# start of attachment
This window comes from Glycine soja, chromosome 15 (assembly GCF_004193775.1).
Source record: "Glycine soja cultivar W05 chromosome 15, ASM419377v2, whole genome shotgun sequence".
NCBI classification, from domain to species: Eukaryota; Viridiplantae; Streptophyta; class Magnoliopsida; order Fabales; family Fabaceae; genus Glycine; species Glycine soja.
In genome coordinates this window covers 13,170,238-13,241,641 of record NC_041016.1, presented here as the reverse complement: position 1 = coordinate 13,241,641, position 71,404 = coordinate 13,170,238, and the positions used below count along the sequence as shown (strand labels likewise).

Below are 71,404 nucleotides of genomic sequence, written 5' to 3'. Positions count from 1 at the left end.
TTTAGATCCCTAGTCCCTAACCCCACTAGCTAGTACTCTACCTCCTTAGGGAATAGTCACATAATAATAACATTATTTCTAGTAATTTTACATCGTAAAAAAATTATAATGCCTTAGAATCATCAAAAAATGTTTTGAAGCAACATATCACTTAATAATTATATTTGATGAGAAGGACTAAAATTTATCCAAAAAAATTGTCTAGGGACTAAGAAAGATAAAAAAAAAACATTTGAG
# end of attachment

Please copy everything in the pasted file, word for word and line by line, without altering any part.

This window comes from Glycine soja, chromosome 15 (assembly GCF_004193775.1).
Source record: "Glycine soja cultivar W05 chromosome 15, ASM419377v2, whole genome shotgun sequence".
NCBI classification, from domain to species: Eukaryota; Viridiplantae; Streptophyta; class Magnoliopsida; order Fabales; family Fabaceae; genus Glycine; species Glycine soja.
In genome coordinates this window covers 13,170,238-13,241,641 of record NC_041016.1, presented here as the reverse complement: position 1 = coordinate 13,241,641, position 71,404 = coordinate 13,170,238, and the positions used below count along the sequence as shown (strand labels likewise).

Below are 71,404 nucleotides of genomic sequence, written 5' to 3'. Positions count from 1 at the left end.
TTTAGATCCCTAGTCCCTAACCCCACTAGCTAGTACTCTACCTCCTTAGGGAATAGTCACATAATAATAACATTATTTCTAGTAATTTTACATCGTAAAAAAATTATAATGCCTTAGAATCATCAAAAAATGTTTTGAAGCAACATATCACTTAATAATTATATTTGATGAGAAGGACTAAAATTTATCCAAAAAAATTGTCTAGGGACTAAGAAAGATAAAAAAAAAACATTTGAG